How Access Control Works

Microprocessors run the show in Access Control and they come in all shapes and sizes, but the important thing to remember is that they consist of nothing but a series of switches.

We all know how a light switch works, on or off. Same thing with microprocessors, on or off.

Although it’s easy to presume that micro switches are decision makers, that’s not the case. They are intentionally designed to be “dumb,” having just two states of operation: on and off. This guarantees that they perform in exactly the same manner each and every time.


This push to exit button sends a momentary signal to unlock the door, then resets. If a light switch were used instead then the signal sent would be maintained and the door would stay unlocked until switched off again.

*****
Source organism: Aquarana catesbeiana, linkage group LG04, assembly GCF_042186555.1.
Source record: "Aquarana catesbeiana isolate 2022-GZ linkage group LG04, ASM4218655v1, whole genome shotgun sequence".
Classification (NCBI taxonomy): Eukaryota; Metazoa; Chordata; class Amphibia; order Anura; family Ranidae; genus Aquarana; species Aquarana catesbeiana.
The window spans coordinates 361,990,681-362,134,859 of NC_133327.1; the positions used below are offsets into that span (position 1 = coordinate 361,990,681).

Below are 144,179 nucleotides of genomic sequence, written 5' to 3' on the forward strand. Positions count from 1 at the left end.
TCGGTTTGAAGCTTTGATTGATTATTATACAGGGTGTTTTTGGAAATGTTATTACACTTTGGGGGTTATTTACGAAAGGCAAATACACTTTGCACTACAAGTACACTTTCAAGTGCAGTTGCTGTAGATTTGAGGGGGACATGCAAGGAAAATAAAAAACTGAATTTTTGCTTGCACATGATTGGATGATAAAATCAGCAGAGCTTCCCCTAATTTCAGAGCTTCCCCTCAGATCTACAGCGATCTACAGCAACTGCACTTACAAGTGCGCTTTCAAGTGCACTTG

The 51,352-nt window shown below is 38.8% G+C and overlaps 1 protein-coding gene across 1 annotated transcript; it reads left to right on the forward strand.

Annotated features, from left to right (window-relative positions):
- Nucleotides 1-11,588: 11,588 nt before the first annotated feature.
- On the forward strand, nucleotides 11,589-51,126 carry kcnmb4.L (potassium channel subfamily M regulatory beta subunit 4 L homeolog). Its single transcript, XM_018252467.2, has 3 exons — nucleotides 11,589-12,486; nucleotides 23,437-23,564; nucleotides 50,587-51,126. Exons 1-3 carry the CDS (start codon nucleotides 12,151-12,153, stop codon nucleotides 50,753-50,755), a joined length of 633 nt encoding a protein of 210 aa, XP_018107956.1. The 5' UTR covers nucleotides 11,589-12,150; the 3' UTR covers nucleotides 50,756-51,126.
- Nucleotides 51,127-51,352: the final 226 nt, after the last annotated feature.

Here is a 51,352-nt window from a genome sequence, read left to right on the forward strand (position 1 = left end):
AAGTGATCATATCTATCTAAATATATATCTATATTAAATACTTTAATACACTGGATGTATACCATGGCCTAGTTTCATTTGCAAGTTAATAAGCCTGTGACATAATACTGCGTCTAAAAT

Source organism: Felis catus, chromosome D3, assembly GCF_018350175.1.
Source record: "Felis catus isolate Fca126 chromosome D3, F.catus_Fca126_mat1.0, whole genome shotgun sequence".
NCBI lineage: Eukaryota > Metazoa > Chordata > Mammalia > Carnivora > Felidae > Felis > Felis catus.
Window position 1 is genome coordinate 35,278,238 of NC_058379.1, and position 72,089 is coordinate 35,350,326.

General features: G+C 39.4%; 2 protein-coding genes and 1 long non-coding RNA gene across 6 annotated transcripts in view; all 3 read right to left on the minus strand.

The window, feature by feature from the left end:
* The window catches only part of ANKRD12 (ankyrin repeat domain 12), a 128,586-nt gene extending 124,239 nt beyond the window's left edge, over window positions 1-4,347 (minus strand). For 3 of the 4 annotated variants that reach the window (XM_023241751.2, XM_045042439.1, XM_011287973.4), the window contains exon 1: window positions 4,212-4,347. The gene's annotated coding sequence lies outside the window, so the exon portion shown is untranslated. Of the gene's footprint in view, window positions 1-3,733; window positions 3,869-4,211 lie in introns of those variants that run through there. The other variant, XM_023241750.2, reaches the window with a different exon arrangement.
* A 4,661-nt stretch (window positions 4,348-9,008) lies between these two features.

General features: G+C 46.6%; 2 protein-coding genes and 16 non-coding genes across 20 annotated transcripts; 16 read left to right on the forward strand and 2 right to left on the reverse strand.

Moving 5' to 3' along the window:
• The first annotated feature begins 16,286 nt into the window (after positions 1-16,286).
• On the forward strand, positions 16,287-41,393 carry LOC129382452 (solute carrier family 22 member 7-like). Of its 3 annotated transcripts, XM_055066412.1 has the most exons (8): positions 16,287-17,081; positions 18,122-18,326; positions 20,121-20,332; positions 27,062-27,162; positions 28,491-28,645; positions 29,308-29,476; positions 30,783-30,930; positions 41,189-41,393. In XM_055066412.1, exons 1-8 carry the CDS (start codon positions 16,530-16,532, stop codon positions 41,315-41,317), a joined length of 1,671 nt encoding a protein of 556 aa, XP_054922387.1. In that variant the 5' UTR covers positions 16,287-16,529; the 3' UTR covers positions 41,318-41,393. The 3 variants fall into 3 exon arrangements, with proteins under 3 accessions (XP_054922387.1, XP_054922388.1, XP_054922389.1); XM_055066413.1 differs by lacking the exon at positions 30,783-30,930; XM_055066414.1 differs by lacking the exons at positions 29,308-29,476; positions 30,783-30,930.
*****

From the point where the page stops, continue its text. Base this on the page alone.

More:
A magnetic door contact switch detects if a door is open or closed. When the door is closed the two contacts are near each other, thereby “closing the loop”. Should the door open then the contact mounted to the door moves away from the contact mounted to the frame causing the loop to be broken and a signal is sent.

Somewhat similar to the door contact switch above a mag lock can detect when the door is closed. The differences are that not only will a mag lock hold the door closed but it also comes with a timer that can be set that determines the unlock time period.

Clean rooms and detention facilities need to ensure that two doors are not open at the same time. Each door requires a switch that determines if the door is open or closed, plus a controller that prevents them both from being open simultaneously. Normally, a mag lock is mounted to each door and then they are wired back to the controller.